We present the declaration of the Rev. Sigitas Tamkevičius, the curate of the parish in Simnas, to the Procurator's Office of the LSSR:
"On April 29, 1972, I was summoned by the Alytus Rayon Executive Committee. The members of the commission had gathered in the office of the rayon chairman: the rayonchairman, two deputies, the chief of the propaganda and agitation department, and a correspondent from the Council for Religious Affairs. Summoned as witnesses were Father Matulevičius, the pastor of the parish in Simnas; Father J. Grigaitis, the dean of Alytus; and Father Turčinskas, the dean of Daugai.
"For about an hour, Comrade Jančauskas, the vice-chairman of the rayon, sternly accused me of things I had not even dreamed of. I was not allowed to explain at all. When I attempted to speak, Comrade Jančauskas declared: 'We haven't gathered here for discussions!' And when I tried to explain myself in regard to a certain slander, the representative from the Council for Religious Affairs snapped at me: 'You can explain yourself at the Procurator's Office!' Thus, while listening to the gravest accusations, I had to remain silent. Murderers and robbers have the right to speak in defending themselves, but I, being a priest, was not permitted to do so. As if that were not enough, Comrade Jančauskas called this performance a 'high-level warning,' asserting that 'we're very humane' and 'in the postwar years, nobody would have bothered to speak to you like this...'
"Since the accusations that were propounded are slanderous, I feel the need to reply; because in addition to the government officials, three other priests participated in this talk and the deans were obligated to report the given warning to the ecclesiastical administration, I am sending copies of my reply to the deans and curias referred to.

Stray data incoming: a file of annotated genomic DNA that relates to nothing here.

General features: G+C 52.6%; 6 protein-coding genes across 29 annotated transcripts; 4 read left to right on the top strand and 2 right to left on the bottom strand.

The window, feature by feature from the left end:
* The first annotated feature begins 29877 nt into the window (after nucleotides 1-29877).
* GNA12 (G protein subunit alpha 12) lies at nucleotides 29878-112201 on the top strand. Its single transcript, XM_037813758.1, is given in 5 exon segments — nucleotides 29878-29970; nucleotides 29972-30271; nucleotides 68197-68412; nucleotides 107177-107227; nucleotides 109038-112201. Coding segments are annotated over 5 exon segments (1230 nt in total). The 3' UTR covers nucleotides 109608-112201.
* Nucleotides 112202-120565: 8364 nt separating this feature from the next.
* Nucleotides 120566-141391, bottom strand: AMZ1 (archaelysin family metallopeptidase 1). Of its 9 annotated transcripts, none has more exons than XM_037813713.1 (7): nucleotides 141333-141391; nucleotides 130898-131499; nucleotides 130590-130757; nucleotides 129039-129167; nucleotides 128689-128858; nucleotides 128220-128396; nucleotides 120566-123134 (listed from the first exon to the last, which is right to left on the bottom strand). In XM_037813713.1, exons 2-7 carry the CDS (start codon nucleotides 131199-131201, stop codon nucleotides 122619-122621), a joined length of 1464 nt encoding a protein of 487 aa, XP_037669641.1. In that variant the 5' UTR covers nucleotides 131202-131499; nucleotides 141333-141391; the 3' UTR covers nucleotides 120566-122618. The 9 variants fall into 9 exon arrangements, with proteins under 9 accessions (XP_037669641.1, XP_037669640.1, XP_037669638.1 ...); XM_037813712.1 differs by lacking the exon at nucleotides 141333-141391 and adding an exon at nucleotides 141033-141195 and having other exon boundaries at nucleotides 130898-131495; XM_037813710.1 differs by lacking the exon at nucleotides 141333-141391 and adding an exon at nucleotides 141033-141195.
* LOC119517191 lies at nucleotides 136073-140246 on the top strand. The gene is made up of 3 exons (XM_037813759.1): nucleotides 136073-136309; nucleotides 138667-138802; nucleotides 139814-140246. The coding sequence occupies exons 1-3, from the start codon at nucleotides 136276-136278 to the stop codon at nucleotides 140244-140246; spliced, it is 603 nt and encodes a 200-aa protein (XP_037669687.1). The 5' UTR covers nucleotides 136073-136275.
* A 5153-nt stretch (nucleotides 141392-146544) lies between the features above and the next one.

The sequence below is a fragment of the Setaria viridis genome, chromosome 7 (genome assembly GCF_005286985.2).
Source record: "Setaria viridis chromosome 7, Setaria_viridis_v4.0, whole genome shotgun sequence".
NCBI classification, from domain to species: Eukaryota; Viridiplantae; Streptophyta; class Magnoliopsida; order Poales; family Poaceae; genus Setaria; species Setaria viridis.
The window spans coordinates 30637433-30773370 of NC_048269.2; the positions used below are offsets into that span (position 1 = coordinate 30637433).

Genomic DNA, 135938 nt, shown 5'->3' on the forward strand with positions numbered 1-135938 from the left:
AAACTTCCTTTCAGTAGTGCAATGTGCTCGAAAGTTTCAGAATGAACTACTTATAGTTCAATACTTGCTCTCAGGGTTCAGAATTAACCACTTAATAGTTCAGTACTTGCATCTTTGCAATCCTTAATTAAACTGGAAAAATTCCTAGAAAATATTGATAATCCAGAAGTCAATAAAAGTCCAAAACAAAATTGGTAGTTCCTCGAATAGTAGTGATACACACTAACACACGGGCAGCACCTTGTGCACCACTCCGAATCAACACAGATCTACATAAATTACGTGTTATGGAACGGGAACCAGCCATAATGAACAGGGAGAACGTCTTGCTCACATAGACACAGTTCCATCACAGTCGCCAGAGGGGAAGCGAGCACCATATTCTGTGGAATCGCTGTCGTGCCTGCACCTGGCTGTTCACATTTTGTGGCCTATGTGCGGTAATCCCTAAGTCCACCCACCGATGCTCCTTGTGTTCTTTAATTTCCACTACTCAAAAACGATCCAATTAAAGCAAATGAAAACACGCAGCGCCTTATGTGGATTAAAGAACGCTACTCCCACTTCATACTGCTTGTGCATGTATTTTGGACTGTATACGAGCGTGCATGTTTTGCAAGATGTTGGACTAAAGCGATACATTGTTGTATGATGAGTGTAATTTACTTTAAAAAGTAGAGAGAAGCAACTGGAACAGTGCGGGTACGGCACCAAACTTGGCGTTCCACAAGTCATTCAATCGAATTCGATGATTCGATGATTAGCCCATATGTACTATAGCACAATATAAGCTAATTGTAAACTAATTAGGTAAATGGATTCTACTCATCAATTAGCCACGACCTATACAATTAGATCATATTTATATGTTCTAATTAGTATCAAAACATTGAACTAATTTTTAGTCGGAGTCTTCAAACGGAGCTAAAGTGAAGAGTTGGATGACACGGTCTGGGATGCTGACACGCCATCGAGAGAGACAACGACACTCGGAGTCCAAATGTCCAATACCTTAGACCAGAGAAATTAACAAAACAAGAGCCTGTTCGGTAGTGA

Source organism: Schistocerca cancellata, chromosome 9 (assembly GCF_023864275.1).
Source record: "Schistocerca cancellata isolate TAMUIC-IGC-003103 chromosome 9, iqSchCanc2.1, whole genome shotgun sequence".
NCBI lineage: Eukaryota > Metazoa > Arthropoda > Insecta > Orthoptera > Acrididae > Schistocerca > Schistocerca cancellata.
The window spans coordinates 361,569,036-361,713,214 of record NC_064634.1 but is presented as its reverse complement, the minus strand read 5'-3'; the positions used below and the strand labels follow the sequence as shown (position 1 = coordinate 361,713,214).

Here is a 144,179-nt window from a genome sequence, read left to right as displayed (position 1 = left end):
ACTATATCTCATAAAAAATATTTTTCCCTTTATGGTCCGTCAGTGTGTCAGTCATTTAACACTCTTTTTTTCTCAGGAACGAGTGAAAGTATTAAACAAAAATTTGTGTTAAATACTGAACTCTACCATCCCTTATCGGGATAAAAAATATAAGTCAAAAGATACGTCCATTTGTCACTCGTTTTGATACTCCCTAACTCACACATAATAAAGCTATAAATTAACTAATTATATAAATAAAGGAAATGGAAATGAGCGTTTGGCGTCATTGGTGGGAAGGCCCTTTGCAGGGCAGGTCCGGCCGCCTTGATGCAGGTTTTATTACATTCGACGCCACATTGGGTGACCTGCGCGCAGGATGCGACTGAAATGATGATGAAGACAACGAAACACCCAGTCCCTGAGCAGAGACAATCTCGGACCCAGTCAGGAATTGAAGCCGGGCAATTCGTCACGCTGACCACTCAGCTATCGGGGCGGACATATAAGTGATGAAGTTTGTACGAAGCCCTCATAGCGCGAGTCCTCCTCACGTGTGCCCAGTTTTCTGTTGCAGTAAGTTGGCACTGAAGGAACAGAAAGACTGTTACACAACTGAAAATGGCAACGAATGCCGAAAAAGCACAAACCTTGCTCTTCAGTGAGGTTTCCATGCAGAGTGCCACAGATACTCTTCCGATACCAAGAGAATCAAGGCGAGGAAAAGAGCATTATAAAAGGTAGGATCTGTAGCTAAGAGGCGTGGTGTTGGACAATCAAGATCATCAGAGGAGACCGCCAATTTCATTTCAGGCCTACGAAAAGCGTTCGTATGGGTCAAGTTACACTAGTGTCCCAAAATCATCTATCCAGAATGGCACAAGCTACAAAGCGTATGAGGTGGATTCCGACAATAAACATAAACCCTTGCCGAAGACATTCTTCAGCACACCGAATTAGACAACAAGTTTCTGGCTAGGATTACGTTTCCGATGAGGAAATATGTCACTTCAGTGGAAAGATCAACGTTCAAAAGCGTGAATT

"First of all, I was accused of slandering Soviet schools and Soviet life in my sermons. This is untrue. There were instances when I brought to light in my sermons certain evils in connection with violations of the freedom of conscience. This was not slander, but reality. If need be, I am ready to illustrate with concrete and numerous facts that I had not lied. If need be, I can present witnesses who can clearly testify that I had spoken the truth.
"It is totally incomprehensible to one who has grown up in the postwar years that government officials fear the truth. After all, truth must be the foundation on which the state rests. In my opinion, those who criticized me mercilessly should have thanked me for having called attention to existing evils. One must respect citizens who tell the truth, and one must fear those who, while pretending to be ardent patriots, toady to the government hoping to ingratiate themselves and conceal from its sight shortcomings which neither benefit anyone nor bring honor.
"I was charged with organizing the writing of complaints in Simnas and Santaika to various government agencies...
"When accusing someone, one must have proof, for to use various speculations as a basis does not bring honor to the officials of the Executive Committee.
"I was further accused of informing the foreign press about teacher [Mrs.] Brilienė, about the first warning given by Comrade Jančauskas, about the funeral of teacher [Miss] Babarskaitė.